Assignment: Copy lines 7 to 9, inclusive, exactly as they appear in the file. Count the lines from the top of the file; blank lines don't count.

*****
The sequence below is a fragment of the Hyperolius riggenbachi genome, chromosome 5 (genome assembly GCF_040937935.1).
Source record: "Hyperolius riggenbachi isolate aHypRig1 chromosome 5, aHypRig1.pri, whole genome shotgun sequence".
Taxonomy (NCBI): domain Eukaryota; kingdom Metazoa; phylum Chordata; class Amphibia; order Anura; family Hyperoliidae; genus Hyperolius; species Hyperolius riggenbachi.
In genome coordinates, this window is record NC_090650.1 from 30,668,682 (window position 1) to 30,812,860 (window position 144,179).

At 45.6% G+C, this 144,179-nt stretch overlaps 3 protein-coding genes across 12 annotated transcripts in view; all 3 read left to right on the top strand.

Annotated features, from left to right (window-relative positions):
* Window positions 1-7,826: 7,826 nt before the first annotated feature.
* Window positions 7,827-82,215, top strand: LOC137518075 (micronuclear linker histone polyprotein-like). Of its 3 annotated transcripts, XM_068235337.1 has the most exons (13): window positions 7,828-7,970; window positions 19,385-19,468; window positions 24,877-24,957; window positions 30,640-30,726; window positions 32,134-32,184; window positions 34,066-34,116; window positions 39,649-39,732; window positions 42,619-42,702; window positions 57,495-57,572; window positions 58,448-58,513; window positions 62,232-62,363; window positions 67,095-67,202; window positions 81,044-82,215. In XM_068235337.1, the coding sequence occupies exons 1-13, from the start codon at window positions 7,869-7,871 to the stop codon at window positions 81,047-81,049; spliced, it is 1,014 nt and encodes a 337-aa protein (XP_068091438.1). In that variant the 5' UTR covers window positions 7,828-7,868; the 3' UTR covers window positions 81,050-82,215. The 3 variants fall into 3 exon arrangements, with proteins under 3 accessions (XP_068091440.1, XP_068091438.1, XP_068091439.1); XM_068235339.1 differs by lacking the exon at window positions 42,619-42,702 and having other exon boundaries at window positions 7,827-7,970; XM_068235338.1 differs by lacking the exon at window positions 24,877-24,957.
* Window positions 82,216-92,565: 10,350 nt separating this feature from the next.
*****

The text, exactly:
* Window positions 1-7,826: 7,826 nt before the first annotated feature.
* Window positions 7,827-82,215, top strand: LOC137518075 (micronuclear linker histone polyprotein-like). Of its 3 annotated transcripts, XM_068235337.1 has the most exons (13): window positions 7,828-7,970; window positions 19,385-19,468; window positions 24,877-24,957; window positions 30,640-30,726; window positions 32,134-32,184; window positions 34,066-34,116; window positions 39,649-39,732; window positions 42,619-42,702; window positions 57,495-57,572; window positions 58,448-58,513; window positions 62,232-62,363; window positions 67,095-67,202; window positions 81,044-82,215. In XM_068235337.1, the coding sequence occupies exons 1-13, from the start codon at window positions 7,869-7,871 to the stop codon at window positions 81,047-81,049; spliced, it is 1,014 nt and encodes a 337-aa protein (XP_068091438.1). In that variant the 5' UTR covers window positions 7,828-7,868; the 3' UTR covers window positions 81,050-82,215. The 3 variants fall into 3 exon arrangements, with proteins under 3 accessions (XP_068091440.1, XP_068091438.1, XP_068091439.1); XM_068235339.1 differs by lacking the exon at window positions 42,619-42,702 and having other exon boundaries at window positions 7,827-7,970; XM_068235338.1 differs by lacking the exon at window positions 24,877-24,957.
* Window positions 82,216-92,565: 10,350 nt separating this feature from the next.